If you’re not experienced learning languages, then a word of warning that you probably shouldn’t expect to read any book in any language until you’ve studied it for a few years. Nevertheless, if you have the perseverance, then it is a lot of fun to learn a new language and definitely worth the time and effort.


#8

if you have to ask, its definitely chinese. it has broader usage in other perspectives. and there are more japanese books in english already.


#9

Can’t login with the original account. Anyway I was thinking an empty slate/objectivistic scenario. You like the three languages and the related countries/cultures equally and have the same ease/resources to learn any of them and it’s just about improving go someday, which one do you choose and why? (1) What are you personal favorite learning resources about go (courses, lectures, books, whatever) in any language that aren’t available in English? (2) What books about go would you like the most to be published in English? (3)


#10

I don’t think Japanese is a good option here. Because you will be watching professional scene through the language you learn. And Japanese pro scene is depressing. Come on, Japanese themselves aren’t really interested in go. Why would you learn Japanese?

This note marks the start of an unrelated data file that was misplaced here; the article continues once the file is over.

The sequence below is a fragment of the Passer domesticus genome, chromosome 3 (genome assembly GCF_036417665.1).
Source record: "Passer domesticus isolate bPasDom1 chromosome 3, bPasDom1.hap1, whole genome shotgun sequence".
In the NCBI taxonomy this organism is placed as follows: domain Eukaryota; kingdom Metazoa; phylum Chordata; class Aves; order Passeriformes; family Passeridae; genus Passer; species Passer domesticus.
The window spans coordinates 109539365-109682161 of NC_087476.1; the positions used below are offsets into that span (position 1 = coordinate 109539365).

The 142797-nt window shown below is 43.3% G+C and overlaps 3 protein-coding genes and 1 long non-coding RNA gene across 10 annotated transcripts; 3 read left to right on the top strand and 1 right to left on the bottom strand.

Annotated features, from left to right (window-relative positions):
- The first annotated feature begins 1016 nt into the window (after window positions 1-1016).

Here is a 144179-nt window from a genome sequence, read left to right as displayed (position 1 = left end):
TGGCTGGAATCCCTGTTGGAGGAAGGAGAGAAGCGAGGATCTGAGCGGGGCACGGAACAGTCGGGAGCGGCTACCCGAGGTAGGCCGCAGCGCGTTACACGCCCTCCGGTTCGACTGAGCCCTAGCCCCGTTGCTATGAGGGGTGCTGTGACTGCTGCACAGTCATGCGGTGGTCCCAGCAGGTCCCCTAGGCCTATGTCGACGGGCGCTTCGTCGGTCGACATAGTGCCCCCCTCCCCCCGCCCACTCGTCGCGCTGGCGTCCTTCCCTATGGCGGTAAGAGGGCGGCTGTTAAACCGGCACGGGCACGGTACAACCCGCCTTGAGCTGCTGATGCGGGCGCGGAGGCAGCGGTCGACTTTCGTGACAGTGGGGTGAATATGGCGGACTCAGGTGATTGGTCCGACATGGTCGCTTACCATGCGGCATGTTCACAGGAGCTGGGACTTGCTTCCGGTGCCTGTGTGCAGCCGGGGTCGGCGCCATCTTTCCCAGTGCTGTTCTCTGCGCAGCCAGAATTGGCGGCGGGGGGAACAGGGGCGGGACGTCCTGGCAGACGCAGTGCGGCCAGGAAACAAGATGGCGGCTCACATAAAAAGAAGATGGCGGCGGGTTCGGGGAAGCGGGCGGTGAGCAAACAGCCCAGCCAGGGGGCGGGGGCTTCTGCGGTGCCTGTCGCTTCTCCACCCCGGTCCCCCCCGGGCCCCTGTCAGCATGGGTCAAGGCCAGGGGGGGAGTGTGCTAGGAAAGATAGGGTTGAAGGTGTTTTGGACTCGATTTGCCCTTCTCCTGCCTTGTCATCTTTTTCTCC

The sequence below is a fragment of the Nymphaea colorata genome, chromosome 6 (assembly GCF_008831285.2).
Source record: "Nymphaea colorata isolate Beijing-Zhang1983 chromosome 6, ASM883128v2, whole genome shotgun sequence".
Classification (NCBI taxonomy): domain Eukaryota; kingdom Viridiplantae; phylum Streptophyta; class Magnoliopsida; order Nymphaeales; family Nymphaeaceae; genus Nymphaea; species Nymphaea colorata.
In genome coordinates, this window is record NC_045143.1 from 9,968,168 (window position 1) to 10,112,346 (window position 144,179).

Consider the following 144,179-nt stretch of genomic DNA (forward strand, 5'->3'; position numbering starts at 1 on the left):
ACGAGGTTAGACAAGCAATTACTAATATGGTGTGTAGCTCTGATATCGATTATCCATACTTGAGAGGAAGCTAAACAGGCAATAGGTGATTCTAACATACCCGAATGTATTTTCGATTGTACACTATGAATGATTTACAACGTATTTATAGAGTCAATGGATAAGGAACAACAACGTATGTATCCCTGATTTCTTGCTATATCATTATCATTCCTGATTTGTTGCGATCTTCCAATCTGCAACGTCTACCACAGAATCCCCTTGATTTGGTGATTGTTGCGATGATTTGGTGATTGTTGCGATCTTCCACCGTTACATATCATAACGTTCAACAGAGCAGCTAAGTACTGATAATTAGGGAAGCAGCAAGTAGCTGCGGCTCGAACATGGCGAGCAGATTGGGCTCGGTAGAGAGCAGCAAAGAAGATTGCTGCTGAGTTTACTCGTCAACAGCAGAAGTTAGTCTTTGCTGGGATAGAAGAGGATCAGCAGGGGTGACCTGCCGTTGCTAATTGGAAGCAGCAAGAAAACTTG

#11

With that reason it would have been unwise to learn either Korean or Chinese a couple of decades ago, though.


If it’s solely about improving at go, I wouldn’t learn any language, but just study the game with English resources. Once I would somehow get nearly at professional level, I would start considering moving to Korea or something. Often commentary in another language can still be roughly followed, since the commentator will make surprised sounds at good / bad / surprising moves, and then work out a few variations.

I had a time where I watched the NHK cup every week, but that had the dual purpose of practicing Japanese. I bought Japanese go books for the same reason. As I’m not fast enough to read the text fluently, it takes more of my attention to understand what’s stated than to learn about go, so I’m not sure if it’s all that helpful for my go skills.


So my point is: learn the language for the language, not for getting better at go.


#12